“It gives you something to look forward to, you know?” said Jonathan Jackson, whose convictions include armed robbery. “For me personally, I’m working on bettering myself so when I get out to society, I can give back and teach young people not to make mistakes and I can do better.”

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Another student, Israel Ortiz, said he plans to attend every lecture he can until he goes home.

Ortiz said growing up in the streets, he didn’t value education as much as he does now and wants to take any opportunity he can to challenge himself.

“I know I have face tattoos and stuff, you know, but it doesn’t define me as a person,” said Ortiz, who was convicted of charges that included weapons misconduct. “To me, it’s my past and the struggles that I’ve been through that have made me who I am now, you know? And just because we’re isolated, doesn’t mean we don’t want to learn. I’d like to learn things and become a better person for my future and for my family’s future.”

Reducing Recidivism

For Rushaun Dawkins, the lectures are an opportunity to expand his perception of the world and learn about other cultures from a place that can feel very secluded at times.

“Not only are our bodies caged but our perception can be caged,” said Dawkins, who is serving time for manslaughter. “Our perceptions become limited, you know what I’m saying? And you’re not able to grow. Your horizon is limited. And then, when someone introduces you to something new, it takes you from one place to another. … Without that opportunity, you would never know.”

Dr. Terry Hunt, a professor from the University of Arizona, gives a lecture sbout Easter Island to over 50 inmates at the Rincon Unit’s visitation building inside the Arizona State Prison Complex on Oct. 18, 2019.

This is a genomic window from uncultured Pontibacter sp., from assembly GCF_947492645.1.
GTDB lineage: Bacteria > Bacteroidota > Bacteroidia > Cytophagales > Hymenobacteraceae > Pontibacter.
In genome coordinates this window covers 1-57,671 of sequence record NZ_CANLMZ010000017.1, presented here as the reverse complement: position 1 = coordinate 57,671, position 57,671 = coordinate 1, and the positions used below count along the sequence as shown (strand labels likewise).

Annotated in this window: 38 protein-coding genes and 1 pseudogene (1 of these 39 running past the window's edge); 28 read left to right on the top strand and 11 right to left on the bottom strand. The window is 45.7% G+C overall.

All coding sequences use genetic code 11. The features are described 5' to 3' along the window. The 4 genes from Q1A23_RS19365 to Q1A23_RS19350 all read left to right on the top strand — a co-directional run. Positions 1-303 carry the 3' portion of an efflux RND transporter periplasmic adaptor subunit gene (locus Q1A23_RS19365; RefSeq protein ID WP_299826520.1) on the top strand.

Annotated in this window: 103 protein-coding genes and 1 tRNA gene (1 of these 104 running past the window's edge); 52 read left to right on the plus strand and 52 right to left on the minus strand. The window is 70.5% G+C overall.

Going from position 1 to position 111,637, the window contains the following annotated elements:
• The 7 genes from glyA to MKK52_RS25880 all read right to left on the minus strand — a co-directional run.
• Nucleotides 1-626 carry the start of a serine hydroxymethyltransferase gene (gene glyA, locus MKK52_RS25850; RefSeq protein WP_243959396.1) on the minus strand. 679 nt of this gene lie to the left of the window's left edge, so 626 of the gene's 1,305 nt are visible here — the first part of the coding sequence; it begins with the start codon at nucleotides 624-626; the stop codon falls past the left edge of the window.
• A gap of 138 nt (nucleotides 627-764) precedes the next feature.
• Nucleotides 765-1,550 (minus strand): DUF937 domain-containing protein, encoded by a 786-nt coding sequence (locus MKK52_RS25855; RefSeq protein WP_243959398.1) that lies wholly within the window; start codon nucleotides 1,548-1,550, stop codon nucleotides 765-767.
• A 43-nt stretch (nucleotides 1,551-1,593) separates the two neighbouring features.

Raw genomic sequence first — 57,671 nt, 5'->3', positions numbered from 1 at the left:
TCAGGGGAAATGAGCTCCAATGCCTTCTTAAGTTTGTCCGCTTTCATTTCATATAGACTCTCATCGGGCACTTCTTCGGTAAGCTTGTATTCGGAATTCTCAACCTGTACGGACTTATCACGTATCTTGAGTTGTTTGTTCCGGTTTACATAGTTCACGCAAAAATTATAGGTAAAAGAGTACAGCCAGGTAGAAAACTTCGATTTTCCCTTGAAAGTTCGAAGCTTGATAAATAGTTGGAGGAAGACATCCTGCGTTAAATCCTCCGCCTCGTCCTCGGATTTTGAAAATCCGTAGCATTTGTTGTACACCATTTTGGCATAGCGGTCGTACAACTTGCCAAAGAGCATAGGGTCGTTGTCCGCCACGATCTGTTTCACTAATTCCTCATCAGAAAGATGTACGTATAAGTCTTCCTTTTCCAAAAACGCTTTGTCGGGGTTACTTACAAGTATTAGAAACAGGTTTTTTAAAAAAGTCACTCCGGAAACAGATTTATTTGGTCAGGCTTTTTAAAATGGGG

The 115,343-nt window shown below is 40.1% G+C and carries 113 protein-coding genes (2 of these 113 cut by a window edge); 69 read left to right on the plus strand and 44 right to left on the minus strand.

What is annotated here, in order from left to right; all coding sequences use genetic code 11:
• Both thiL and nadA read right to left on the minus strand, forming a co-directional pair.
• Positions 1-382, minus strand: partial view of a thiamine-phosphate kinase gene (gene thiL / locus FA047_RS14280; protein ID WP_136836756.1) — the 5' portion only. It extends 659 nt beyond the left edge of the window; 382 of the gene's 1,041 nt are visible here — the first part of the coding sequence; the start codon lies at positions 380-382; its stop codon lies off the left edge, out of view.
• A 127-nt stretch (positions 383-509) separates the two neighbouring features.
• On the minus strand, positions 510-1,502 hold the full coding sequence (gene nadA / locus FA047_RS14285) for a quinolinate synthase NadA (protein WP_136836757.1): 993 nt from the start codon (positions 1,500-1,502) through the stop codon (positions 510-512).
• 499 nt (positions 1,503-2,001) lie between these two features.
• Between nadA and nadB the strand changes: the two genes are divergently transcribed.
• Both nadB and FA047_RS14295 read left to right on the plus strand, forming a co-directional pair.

According to Klotz, prison officials have a goal of reducing recidivism — the tendency for people to reoffend — by 25 percent over the next eight years. Arizona’s three-year recidivism rate is 39 percent, which is lower than the national average of 50 percent.

“The only way they know how to do that is really by bringing education into the prison system,” Klotz said. “That is the one factor that correlates most strongly with lowering rates of recidivism.”

The impact that education has on the incarcerated students also affects the rest of society in many ways, Klotz said. Incarceration doesn’t only affect one person, but entire families as well.

“Mass incarceration affects 1 in every 3 people in our country, whether it’s a family member or a friend who has gone through the system,” she said. “So, I just think it’s really important that we not leave that part of our society in a box, but that we engage with it in whatever way we can.”

“The education is important to us because it shows us that there’s still a life out there,” said student Robert Dudley, whose charges include theft of means of transportation. “Being able to come to something like this, even just to get out of the prison mindset for an hour or two, it’s really big.”

Contact reporter Jasmine Demers at jdemers@tucson.com

On Twitter: @JasmineADemers

Reporter

Jasmine joined the Star in 2019. With a master’s degree in journalism, Jasmine served in a variety of leadership roles, including The Daily Wildcat's editor-in-chief. She was also named Outstanding Newsperson of the Year by the UA School of Journalism.